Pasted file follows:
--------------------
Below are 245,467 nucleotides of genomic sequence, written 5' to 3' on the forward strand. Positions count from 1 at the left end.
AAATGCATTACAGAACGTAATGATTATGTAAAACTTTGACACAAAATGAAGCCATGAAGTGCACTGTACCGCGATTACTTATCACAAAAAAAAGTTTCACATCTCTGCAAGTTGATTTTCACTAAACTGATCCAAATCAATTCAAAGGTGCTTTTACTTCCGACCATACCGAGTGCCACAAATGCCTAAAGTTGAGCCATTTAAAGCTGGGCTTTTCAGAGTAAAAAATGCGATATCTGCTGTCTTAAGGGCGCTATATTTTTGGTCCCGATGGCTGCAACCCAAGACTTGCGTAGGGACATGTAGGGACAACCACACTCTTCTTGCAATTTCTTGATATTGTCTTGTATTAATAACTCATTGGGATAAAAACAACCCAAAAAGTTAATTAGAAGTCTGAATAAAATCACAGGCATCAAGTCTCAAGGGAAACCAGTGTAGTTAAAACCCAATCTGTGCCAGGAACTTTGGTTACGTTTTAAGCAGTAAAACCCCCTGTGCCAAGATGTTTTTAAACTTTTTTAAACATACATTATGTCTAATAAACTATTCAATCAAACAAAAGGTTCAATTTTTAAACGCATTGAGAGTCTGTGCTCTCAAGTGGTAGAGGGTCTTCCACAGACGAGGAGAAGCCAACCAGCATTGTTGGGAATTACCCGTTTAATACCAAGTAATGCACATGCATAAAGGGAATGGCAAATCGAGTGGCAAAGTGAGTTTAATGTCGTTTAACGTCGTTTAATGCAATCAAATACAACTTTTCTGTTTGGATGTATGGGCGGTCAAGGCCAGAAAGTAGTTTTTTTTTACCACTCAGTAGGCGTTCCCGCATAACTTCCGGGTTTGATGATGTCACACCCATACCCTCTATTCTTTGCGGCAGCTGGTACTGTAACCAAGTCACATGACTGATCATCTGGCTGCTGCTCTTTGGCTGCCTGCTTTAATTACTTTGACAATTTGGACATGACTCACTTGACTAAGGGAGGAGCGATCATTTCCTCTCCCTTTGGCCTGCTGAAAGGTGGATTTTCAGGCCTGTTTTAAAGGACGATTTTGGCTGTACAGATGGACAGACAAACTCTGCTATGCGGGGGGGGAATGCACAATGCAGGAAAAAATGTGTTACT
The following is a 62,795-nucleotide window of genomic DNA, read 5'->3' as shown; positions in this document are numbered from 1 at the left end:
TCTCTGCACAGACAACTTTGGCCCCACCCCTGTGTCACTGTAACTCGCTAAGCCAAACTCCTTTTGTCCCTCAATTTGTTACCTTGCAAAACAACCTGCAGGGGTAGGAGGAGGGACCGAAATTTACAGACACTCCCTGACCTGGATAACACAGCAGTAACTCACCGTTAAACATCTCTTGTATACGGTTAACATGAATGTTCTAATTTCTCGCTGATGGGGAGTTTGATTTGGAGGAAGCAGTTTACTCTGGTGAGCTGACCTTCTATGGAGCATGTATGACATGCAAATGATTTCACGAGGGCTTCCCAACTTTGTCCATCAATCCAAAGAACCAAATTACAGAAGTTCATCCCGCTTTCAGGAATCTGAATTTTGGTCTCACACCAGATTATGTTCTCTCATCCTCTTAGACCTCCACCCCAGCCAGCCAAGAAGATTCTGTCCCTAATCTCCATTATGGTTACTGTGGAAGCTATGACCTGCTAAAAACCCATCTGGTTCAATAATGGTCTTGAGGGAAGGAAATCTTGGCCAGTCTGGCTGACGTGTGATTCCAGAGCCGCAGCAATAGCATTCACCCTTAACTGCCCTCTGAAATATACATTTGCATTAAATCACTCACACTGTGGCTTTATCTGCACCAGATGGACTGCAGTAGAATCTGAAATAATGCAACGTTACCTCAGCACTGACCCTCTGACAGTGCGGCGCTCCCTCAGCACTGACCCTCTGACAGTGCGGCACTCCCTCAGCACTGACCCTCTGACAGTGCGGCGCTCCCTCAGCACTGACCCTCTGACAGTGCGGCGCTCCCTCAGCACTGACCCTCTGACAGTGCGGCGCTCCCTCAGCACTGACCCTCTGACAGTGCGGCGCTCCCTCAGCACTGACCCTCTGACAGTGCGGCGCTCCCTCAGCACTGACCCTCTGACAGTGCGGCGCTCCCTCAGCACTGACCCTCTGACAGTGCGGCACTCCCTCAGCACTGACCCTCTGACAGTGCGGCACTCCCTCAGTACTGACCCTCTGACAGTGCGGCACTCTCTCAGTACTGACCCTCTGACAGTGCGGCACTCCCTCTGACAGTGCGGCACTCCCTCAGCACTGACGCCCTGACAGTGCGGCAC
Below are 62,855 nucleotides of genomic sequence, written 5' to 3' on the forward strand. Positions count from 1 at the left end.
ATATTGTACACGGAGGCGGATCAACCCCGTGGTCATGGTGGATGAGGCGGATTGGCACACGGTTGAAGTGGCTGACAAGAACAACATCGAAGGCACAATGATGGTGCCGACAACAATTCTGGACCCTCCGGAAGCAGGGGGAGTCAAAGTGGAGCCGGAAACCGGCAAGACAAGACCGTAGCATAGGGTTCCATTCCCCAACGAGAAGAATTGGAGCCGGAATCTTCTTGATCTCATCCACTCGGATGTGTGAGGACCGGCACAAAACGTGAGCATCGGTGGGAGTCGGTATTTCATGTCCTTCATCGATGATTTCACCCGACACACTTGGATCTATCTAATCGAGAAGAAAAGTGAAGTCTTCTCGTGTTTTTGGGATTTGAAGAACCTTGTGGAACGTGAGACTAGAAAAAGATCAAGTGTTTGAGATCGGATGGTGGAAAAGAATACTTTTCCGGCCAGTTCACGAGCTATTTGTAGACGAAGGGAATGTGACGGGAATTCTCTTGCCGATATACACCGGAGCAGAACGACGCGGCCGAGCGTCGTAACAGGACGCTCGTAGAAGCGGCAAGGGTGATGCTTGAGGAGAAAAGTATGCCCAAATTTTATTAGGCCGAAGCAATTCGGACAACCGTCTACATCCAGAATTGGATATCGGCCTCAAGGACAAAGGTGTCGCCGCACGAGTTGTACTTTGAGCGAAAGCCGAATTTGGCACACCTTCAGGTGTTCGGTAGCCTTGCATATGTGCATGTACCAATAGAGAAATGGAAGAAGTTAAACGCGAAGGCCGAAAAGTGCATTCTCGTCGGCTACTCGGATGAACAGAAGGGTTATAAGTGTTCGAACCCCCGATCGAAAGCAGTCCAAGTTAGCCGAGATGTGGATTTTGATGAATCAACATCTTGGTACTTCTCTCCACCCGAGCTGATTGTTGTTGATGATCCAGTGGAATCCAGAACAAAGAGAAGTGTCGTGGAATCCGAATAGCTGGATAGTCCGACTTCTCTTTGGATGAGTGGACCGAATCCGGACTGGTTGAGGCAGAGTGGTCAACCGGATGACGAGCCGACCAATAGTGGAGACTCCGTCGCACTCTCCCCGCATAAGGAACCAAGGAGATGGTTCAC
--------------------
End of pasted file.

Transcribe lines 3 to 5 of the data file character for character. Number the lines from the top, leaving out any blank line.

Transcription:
The following is a 62,795-nucleotide window of genomic DNA, read 5'->3' as shown; positions in this document are numbered from 1 at the left end:
TCTCTGCACAGACAACTTTGGCCCCACCCCTGTGTCACTGTAACTCGCTAAGCCAAACTCCTTTTGTCCCTCAATTTGTTACCTTGCAAAACAACCTGCAGGGGTAGGAGGAGGGACCGAAATTTACAGACACTCCCTGACCTGGATAACACAGCAGTAACTCACCGTTAAACATCTCTTGTATACGGTTAACATGAATGTTCTAATTTCTCGCTGATGGGGAGTTTGATTTGGAGGAAGCAGTTTACTCTGGTGAGCTGACCTTCTATGGAGCATGTATGACATGCAAATGATTTCACGAGGGCTTCCCAACTTTGTCCATCAATCCAAAGAACCAAATTACAGAAGTTCATCCCGCTTTCAGGAATCTGAATTTTGGTCTCACACCAGATTATGTTCTCTCATCCTCTTAGACCTCCACCCCAGCCAGCCAAGAAGATTCTGTCCCTAATCTCCATTATGGTTACTGTGGAAGCTATGACCTGCTAAAAACCCATCTGGTTCAATAATGGTCTTGAGGGAAGGAAATCTTGGCCAGTCTGGCTGACGTGTGATTCCAGAGCCGCAGCAATAGCATTCACCCTTAACTGCCCTCTGAAATATACATTTGCATTAAATCACTCACACTGTGGCTTTATCTGCACCAGATGGACTGCAGTAGAATCTGAAATAATGCAACGTTACCTCAGCACTGACCCTCTGACAGTGCGGCGCTCCCTCAGCACTGACCCTCTGACAGTGCGGCACTCCCTCAGCACTGACCCTCTGACAGTGCGGCGCTCCCTCAGCACTGACCCTCTGACAGTGCGGCGCTCCCTCAGCACTGACCCTCTGACAGTGCGGCGCTCCCTCAGCACTGACCCTCTGACAGTGCGGCGCTCCCTCAGCACTGACCCTCTGACAGTGCGGCGCTCCCTCAGCACTGACCCTCTGACAGTGCGGCGCTCCCTCAGCACTGACCCTCTGACAGTGCGGCACTCCCTCAGCACTGACCCTCTGACAGTGCGGCACTCCCTCAGTACTGACCCTCTGACAGTGCGGCACTCTCTCAGTACTGACCCTCTGACAGTGCGGCACTCCCTCTGACAGTGCGGCACTCCCTCAGCACTGACGCCCTGACAGTGCGGCAC
Below are 62,855 nucleotides of genomic sequence, written 5' to 3' on the forward strand. Positions count from 1 at the left end.